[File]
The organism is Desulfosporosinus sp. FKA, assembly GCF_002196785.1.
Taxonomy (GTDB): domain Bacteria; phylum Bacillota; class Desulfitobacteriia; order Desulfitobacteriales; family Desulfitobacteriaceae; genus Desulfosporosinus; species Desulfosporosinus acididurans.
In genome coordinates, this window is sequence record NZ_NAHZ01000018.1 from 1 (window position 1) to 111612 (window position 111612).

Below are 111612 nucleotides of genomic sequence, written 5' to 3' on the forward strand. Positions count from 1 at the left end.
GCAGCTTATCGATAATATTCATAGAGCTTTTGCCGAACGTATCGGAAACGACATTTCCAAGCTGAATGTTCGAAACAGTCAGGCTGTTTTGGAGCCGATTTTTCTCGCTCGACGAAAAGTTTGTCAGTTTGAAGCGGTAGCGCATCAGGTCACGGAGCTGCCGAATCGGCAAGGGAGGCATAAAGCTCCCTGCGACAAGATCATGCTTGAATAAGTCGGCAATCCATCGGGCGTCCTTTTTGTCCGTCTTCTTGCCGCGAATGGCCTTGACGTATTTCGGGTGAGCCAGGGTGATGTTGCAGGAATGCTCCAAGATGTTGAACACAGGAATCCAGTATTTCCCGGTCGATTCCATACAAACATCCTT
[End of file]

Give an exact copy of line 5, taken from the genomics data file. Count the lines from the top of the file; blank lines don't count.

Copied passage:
GCAGCTTATCGATAATATTCATAGAGCTTTTGCCGAACGTATCGGAAACGACATTTCCAAGCTGAATGTTCGAAACAGTCAGGCTGTTTTGGAGCCGATTTTTCTCGCTCGACGAAAAGTTTGTCAGTTTGAAGCGGTAGCGCATCAGGTCACGGAGCTGCCGAATCGGCAAGGGAGGCATAAAGCTCCCTGCGACAAGATCATGCTTGAATAAGTCGGCAATCCATCGGGCGTCCTTTTTGTCCGTCTTCTTGCCGCGAATGGCCTTGACGTATTTCGGGTGAGCCAGGGTGATGTTGCAGGAATGCTCCAAGATGTTGAACACAGGAATCCAGTATTTCCCGGTCGATTCCATACAAACATCCTT